Whether you’re a long-time Disney fan or simply a sceptic looking for a day trip from Munich, visiting Neuschwanstein Castle is usually on everyone’s list.
Unfortunately, actually organizing a visit to the castle is a little bit more complicated than it might seem, which is why I decided to create this guide!
I’ve had the pleasure of visiting Neuschwanstein Castle twice now, and have figured out all of the ins and outs along the way. So let’s get started!
How to Get to Neuschwanstein Castle
Getting to Neuschwanstein Castle is actually surprisingly easy, though it may take a little bit of time if you’re coming from further afield.
Neuschwanstein is located a short walk or horse-buggy ride from the village of Hohenschwangau, where the ticket center is located, so all you need to do is get there and you’ll be good to go!
Visiting Neuschwanstein Castle as a Day Trip from Munich
If you’re coming from Munich, the best way of visiting Neuschwanstein Castle as a day trip is to take the train from Munich to Füssen. The train ride lasts approximately 2 1/2 hours.
From the train station in Füssen, you can take local bus (#73 towards Steingaden/Garmisch-Partenkirchen or #78 towards Schwangau) to Hohenschwangau.
Alternatively, you can take a
Visiting Neuschwanstein Castle From Füssen
To get to Neuschwanstein Castle from the nearby town of Füssen, all you need to do is head to the Hauptbahnhof (train station) and hop on either the #73 bus towards Steingaden/Garmisch-Partenkirchen or the #78 bus towards Schwangau.
The bus ride lasts about 10-15 minutes and drops you off just around the corner from the Neuschwanstein Castle ticket office.
Where to Stay Near Neuschwanstein Castle
If you have the time to make visiting Neuschwanstein Castle more than just a day trip from Munich, I highly recommend spending a few days in the nearby town of Füssen.
Not only will you be able to get to the castle earlier to avoid the crowds, but the town itself has so much to offer in the way of cute, colorful buildings and excellent hiking.
How to Get Tickets
Getting Neuschwanstein Castle tickets is honestly a lot more complicated and convoluted than it needs to be, but there are essentially three ways: reserve online (harder than it sounds), go with a tour group, or get to the ticket office before it even opens.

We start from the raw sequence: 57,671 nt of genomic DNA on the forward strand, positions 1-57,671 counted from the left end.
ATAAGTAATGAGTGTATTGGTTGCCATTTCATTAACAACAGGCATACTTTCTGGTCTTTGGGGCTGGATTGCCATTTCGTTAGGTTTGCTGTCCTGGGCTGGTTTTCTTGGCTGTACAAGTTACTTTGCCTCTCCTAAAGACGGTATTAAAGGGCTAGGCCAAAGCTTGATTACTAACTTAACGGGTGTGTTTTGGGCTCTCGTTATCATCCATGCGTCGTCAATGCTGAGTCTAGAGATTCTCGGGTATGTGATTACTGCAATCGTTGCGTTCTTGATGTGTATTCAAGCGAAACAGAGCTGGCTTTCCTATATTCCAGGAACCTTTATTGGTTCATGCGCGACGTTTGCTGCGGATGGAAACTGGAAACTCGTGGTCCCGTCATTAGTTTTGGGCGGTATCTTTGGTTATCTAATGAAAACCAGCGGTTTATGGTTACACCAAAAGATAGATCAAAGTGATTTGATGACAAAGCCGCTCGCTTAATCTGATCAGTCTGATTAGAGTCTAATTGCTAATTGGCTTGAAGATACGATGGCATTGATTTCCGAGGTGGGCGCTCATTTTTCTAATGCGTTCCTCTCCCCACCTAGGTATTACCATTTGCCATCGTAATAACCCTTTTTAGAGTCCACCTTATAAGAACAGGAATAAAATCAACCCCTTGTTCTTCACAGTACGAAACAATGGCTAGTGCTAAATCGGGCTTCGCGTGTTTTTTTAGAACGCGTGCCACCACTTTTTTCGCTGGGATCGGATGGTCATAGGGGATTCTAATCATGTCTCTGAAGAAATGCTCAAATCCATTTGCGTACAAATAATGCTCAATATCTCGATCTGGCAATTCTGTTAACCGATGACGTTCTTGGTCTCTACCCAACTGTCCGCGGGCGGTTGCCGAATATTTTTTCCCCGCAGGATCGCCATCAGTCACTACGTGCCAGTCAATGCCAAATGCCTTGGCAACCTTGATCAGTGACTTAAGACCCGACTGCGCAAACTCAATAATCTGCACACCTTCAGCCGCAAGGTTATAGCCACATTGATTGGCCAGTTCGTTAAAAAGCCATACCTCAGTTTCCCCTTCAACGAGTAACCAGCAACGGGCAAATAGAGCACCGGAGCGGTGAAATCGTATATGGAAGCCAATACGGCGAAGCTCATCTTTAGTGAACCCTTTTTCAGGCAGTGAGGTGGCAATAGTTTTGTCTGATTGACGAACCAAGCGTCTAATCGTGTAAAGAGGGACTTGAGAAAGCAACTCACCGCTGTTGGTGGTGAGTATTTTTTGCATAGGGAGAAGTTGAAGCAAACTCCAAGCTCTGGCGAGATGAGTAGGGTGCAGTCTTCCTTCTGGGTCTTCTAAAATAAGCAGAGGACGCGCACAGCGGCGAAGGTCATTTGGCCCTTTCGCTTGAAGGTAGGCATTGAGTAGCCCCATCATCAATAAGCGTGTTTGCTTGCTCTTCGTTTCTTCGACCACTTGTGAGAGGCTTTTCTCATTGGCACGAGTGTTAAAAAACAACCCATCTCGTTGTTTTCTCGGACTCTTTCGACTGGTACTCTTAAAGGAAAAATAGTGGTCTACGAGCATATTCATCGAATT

Here’s what you need to know about each of those options
Reserve Tickets Online
If you want to reserve tickets for visiting Neuschwanstein Castle online, you’ll need to do so well in advance. Reservations are only possible with a credit card at least two days in advance, but will usually sell out well before then.
At the Ticket Office
If you can’t reserve tickets online, or simply don’t want to restrict yourself to a schedule, the next option is to buy tickets on the day at the ticket office.
Since visiting Neuschwanstein Castle is so popular, you’ll need to get to the ticket office as early as possible–preferably before it opens.
Then, all you have to do is wait in line and buy your tickets once you get to the counter.
You’ll automatically be assigned a tour time, which may be much later in the day (you’re simply assigned the first available one), so be sure to prepare to find a way to kill a bit of time.
Go With A Tour Group
If you don’t book far enough in advance and you only have one day to visit Neuschwanstein and know you won’t be able to arrive early enough to get tickets on the day, your only other option is to go with a tour group.
Although you will have much less freedom going with a tour group, you’re also guaranteed a ticket (just double check to make sure the tour you’re taking includes tickets!).
There are several different ticket options for visiting Neuschwanstein Castle.